The result is a very real and gritty sense of combat. You’re no super-powered cape crusader but a regular (if bulky) guy. You can however develop your fighting style as you play, learning new moves to use to execute your enemies. But most of the time you’ll need to be smart and opportunistic, using the environment as your weapon. Thankfully, the areas are constructed of all manner of scrap— whatever happened to be lying around after the apocalypse—so there’s always something nearby that you can use as an environmental weapon.

The first mission in the demo, for instance, takes place in a rusty oil rig which is full of Scrotus’ cronies. The rig is accessible via a gate surrounded by giant flamethrowers that are always on. Snipers stand atop watchtowers, and guards wait below. You can slam your car into the guards and mush them to death, and then use your harpoon on thunderpoon to take down the snipers in the watchtowers. As for the flamethrowers, they’re fuelled by tanks. Blow up the tanks and the flamethrowers will go out.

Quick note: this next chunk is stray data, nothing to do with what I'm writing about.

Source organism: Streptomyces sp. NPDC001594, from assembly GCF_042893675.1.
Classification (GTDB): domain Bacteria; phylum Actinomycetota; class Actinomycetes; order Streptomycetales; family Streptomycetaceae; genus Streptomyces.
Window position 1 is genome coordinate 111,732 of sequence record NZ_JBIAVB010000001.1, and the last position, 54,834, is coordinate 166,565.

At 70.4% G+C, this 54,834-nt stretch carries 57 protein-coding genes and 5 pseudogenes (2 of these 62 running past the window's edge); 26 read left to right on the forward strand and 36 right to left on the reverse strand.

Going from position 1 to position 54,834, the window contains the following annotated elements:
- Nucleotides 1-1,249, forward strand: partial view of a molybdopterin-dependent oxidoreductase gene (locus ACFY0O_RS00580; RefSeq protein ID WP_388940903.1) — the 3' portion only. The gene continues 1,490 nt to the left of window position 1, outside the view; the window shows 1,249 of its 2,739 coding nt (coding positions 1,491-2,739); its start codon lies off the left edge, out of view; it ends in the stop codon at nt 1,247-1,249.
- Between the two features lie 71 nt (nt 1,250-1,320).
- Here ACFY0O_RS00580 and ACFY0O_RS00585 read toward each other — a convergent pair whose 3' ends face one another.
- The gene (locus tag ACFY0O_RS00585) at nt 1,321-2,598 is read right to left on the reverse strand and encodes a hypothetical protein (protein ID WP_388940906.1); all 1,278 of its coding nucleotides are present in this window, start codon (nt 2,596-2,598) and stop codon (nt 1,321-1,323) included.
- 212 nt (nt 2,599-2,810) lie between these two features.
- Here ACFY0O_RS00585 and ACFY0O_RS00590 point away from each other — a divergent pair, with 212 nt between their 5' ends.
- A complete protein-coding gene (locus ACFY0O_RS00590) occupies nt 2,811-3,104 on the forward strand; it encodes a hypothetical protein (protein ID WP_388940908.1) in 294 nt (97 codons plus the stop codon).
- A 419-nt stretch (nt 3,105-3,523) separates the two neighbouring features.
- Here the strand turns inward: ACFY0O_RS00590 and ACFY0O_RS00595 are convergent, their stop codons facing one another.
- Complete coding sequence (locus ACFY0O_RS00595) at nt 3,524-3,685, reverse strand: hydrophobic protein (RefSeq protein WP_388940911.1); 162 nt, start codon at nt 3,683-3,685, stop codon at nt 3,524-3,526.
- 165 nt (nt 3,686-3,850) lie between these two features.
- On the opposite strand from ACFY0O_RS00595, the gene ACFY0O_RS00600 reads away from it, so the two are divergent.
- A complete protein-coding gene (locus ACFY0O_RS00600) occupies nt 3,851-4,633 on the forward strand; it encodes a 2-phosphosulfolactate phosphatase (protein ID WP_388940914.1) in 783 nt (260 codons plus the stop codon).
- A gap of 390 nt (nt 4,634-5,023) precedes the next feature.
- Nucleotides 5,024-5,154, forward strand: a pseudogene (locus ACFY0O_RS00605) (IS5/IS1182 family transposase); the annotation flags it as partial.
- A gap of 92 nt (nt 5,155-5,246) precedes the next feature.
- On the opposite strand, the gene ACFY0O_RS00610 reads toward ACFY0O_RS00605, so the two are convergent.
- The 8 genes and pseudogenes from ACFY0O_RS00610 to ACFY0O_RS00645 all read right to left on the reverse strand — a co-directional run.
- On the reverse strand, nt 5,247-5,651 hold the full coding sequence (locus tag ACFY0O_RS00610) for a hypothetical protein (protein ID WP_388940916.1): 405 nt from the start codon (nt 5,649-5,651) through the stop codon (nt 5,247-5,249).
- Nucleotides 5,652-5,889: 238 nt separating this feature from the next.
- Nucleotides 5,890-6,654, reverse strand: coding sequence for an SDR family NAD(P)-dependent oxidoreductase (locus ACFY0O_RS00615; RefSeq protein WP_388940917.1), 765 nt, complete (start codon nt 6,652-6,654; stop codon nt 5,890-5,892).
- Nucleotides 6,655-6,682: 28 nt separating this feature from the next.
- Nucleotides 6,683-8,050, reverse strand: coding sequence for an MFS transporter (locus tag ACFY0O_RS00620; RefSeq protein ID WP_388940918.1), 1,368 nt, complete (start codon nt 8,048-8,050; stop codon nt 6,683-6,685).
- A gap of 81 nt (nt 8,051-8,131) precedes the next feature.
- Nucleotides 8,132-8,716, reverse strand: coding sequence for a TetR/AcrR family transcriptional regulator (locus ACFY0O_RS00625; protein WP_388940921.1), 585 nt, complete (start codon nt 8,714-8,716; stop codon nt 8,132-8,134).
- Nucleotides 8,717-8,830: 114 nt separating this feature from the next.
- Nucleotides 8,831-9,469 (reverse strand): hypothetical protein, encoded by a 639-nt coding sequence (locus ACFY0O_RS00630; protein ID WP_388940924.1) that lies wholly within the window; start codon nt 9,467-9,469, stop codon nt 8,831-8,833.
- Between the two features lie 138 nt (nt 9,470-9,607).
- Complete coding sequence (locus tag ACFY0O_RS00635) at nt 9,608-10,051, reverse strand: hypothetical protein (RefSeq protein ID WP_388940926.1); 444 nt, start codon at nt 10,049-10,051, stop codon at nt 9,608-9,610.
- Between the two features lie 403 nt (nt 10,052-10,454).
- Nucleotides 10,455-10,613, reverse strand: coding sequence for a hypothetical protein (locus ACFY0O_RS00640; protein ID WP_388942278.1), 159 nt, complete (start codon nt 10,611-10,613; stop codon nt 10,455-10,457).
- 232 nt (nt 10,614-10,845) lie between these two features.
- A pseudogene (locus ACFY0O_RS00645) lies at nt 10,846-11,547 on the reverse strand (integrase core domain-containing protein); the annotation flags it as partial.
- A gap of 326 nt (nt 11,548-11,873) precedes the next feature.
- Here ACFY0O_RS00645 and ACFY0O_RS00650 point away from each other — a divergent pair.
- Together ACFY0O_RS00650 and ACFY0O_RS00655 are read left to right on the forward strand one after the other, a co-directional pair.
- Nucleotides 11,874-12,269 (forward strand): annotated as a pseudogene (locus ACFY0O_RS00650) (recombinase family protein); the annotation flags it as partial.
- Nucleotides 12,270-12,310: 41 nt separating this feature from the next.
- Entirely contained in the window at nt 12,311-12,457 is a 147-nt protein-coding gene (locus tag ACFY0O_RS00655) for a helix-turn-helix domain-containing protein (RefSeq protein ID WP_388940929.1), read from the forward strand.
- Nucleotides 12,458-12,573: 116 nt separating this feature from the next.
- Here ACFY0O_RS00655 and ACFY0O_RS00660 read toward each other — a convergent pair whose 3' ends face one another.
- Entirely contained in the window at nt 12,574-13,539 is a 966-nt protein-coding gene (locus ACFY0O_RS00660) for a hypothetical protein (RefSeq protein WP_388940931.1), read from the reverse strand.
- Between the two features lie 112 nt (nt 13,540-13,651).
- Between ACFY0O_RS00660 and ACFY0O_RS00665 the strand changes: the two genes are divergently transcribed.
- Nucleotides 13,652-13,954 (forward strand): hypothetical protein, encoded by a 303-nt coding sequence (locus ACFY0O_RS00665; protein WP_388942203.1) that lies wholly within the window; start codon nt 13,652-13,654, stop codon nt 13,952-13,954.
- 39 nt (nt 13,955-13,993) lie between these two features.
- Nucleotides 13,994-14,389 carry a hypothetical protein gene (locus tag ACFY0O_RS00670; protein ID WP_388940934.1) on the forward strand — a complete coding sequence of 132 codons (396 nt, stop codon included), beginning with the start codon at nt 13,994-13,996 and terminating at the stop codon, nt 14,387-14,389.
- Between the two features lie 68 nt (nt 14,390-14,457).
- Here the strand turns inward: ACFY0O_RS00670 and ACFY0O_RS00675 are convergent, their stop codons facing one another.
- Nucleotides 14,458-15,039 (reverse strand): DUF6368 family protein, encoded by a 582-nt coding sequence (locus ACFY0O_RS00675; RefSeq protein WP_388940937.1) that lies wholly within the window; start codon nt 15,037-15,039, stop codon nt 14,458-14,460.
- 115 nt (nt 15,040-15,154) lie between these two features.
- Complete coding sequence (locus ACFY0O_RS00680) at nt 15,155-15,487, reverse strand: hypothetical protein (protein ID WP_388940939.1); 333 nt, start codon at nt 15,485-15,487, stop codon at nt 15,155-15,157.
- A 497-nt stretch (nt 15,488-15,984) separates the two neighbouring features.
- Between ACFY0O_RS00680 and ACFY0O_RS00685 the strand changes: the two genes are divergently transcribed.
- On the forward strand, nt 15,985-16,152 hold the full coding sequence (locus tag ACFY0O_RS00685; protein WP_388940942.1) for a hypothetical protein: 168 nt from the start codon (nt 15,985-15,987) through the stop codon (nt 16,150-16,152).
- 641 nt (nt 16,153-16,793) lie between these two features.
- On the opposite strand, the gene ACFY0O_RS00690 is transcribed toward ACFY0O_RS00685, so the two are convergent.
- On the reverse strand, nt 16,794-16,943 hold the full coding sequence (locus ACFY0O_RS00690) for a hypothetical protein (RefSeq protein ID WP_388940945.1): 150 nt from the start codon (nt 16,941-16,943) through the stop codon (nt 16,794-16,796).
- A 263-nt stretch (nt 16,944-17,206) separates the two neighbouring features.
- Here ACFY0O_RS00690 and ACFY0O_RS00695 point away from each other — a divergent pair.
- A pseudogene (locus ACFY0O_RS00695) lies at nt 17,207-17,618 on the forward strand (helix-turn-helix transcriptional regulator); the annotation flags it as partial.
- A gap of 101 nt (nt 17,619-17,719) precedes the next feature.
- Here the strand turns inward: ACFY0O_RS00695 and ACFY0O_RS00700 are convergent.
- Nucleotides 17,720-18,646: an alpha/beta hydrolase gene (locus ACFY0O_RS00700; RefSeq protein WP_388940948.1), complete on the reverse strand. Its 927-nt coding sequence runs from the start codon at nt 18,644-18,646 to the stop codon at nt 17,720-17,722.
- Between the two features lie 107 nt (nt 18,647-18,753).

Once you’ve broken into the camp action turns mostly to melee and you’ll need to watch out for all manner of boobytraps.  You’ll soon come across a mini-boss. Win that and you claim the camp and its horde of scrap.

What’s most impressive about these areas is the amount of imagination that’s gone into them. There are areas of Mad Max which feel completely new and nothing like anything you’ve played before.  According to Rooke there are 200 locations. Clearly Avalanche have pulled out all the stops to create a truly exceptional game. And there’s a real sense that all these environments have been crafted with tender loving care.

If the demo is anything to go on, then there’s plenty of reason to be excited about Mad Max. A sandbox game with a difference, it aims to deliver an explosive and often chaotic thrill-house of a game. We can’t wait till later in the year to get our hands on the final product.

 

Categories: gaming

Paul Harrison

Paul M Harrison is an entertainment journalist, novelist, and blogger, and a specialist in the theory of storytelling. Paul Harrison can be contacted via his personal website or on Twitter or Facebook.